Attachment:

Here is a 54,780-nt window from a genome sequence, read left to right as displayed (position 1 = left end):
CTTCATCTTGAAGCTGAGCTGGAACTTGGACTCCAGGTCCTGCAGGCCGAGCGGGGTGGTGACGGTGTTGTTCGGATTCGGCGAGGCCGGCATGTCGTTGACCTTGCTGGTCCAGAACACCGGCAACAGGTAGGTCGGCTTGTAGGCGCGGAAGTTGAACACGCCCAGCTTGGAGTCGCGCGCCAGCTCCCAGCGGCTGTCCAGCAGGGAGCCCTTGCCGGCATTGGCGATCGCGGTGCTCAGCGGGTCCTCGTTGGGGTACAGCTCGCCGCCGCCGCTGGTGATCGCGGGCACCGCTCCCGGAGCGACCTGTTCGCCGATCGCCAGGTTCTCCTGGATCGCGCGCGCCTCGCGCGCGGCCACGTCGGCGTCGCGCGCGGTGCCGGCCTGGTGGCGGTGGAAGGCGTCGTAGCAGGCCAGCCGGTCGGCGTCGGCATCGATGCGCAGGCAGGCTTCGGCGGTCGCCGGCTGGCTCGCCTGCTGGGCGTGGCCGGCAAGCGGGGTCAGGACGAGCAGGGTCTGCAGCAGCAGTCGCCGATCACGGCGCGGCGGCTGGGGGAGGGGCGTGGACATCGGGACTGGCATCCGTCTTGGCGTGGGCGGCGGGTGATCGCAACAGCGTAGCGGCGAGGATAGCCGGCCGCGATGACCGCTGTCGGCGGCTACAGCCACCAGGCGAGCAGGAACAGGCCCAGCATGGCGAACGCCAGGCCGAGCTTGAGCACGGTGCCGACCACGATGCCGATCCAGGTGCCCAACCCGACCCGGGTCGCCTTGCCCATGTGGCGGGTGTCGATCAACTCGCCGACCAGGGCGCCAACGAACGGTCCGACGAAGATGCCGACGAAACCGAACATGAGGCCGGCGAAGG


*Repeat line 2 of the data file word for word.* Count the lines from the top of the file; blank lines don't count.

CTTCATCTTGAAGCTGAGCTGGAACTTGGACTCCAGGTCCTGCAGGCCGAGCGGGGTGGTGACGGTGTTGTTCGGATTCGGCGAGGCCGGCATGTCGTTGACCTTGCTGGTCCAGAACACCGGCAACAGGTAGGTCGGCTTGTAGGCGCGGAAGTTGAACACGCCCAGCTTGGAGTCGCGCGCCAGCTCCCAGCGGCTGTCCAGCAGGGAGCCCTTGCCGGCATTGGCGATCGCGGTGCTCAGCGGGTCCTCGTTGGGGTACAGCTCGCCGCCGCCGCTGGTGATCGCGGGCACCGCTCCCGGAGCGACCTGTTCGCCGATCGCCAGGTTCTCCTGGATCGCGCGCGCCTCGCGCGCGGCCACGTCGGCGTCGCGCGCGGTGCCGGCCTGGTGGCGGTGGAAGGCGTCGTAGCAGGCCAGCCGGTCGGCGTCGGCATCGATGCGCAGGCAGGCTTCGGCGGTCGCCGGCTGGCTCGCCTGCTGGGCGTGGCCGGCAAGCGGGGTCAGGACGAGCAGGGTCTGCAGCAGCAGTCGCCGATCACGGCGCGGCGGCTGGGGGAGGGGCGTGGACATCGGGACTGGCATCCGTCTTGGCGTGGGCGGCGGGTGATCGCAACAGCGTAGCGGCGAGGATAGCCGGCCGCGATGACCGCTGTCGGCGGCTACAGCCACCAGGCGAGCAGGAACAGGCCCAGCATGGCGAACGCCAGGCCGAGCTTGAGCACGGTGCCGACCACGATGCCGATCCAGGTGCCCAACCCGACCCGGGTCGCCTTGCCCATGTGGCGGGTGTCGATCAACTCGCCGACCAGGGCGCCAACGAACGGTCCGACGAAGATGCCGACGAAACCGAACATGAGGCCGGCGAAGG